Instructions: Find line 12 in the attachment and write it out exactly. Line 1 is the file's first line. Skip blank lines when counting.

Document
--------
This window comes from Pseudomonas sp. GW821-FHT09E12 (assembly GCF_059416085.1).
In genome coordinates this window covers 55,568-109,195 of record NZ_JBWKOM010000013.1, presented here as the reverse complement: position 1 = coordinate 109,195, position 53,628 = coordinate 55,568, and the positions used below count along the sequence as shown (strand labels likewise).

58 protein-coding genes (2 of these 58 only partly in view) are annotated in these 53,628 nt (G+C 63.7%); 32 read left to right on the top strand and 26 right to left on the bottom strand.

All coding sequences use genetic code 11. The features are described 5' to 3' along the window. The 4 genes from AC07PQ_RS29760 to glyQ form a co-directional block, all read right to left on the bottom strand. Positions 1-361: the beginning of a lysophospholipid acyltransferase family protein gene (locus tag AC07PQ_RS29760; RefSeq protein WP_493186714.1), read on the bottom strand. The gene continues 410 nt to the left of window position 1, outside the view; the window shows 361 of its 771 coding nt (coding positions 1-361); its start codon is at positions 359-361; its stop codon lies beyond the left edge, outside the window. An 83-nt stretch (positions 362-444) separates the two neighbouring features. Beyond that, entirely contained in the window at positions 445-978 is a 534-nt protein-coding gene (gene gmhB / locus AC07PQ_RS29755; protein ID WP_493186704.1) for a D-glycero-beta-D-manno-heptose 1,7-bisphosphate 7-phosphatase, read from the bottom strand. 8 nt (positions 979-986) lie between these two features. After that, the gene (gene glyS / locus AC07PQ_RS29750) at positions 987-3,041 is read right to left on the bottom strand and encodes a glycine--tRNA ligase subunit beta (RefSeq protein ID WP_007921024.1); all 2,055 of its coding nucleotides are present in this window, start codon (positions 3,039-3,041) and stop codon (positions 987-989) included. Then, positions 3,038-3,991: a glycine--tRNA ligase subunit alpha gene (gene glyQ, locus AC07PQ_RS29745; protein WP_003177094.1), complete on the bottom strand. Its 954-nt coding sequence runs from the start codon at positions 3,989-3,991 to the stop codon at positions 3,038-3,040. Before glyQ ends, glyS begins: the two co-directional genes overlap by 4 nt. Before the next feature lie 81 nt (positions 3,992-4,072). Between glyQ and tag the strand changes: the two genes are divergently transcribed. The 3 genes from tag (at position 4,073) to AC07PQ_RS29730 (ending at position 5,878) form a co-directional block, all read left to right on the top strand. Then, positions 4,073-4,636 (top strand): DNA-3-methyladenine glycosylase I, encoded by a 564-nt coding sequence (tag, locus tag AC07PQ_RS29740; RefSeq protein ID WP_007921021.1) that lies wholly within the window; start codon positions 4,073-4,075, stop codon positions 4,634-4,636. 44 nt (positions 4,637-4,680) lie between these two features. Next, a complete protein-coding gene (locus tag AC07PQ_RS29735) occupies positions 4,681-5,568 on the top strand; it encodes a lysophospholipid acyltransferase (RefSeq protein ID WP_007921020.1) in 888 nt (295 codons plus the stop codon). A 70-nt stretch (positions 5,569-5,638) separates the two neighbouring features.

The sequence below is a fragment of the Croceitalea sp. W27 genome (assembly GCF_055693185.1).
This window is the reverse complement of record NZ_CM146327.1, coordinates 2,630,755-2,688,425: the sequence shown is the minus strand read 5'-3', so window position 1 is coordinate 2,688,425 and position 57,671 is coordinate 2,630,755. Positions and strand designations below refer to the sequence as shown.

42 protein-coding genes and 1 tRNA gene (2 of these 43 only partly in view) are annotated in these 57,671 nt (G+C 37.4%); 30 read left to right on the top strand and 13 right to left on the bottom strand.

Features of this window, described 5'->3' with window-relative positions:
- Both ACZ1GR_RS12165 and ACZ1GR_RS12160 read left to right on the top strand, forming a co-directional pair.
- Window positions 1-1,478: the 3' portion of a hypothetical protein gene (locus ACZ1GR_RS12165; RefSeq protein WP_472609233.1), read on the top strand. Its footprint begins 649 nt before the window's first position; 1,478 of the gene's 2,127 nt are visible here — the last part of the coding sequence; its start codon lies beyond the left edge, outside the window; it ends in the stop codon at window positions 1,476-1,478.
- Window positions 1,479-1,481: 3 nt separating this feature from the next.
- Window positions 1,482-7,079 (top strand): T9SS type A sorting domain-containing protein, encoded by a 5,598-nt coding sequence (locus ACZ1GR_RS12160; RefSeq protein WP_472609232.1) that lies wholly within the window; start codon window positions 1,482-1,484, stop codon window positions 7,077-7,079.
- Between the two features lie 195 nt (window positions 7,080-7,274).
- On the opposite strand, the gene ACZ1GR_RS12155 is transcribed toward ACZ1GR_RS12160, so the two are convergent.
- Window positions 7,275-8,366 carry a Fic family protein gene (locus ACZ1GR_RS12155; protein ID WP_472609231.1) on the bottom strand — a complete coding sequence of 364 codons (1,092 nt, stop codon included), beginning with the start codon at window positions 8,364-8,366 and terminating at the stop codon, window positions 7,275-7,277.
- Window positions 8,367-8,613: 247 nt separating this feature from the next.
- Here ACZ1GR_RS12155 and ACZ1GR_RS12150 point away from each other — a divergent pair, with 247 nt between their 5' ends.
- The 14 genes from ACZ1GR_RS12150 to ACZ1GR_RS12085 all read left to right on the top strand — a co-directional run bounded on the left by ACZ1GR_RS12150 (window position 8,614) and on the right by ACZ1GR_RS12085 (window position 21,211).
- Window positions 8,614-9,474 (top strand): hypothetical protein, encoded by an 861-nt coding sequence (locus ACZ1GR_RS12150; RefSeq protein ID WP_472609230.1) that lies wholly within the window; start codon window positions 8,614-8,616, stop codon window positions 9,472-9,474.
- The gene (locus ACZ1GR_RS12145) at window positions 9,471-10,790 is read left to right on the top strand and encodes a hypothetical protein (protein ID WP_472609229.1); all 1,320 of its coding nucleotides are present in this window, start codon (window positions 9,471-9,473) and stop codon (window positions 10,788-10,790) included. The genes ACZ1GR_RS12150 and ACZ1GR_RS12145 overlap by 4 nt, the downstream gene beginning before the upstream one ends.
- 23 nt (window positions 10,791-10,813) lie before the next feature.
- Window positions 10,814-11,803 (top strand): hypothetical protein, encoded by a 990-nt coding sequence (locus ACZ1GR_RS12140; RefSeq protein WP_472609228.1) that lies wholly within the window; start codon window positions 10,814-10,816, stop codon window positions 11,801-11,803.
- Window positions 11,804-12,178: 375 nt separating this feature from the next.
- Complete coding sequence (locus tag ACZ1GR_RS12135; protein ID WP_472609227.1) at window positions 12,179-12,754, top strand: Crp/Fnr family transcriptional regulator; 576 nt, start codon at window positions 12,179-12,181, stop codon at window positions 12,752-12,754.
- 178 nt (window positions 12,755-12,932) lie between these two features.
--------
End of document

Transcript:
- Window positions 1,482-7,079 (top strand): T9SS type A sorting domain-containing protein, encoded by a 5,598-nt coding sequence (locus ACZ1GR_RS12160; RefSeq protein WP_472609232.1) that lies wholly within the window; start codon window positions 1,482-1,484, stop codon window positions 7,077-7,079.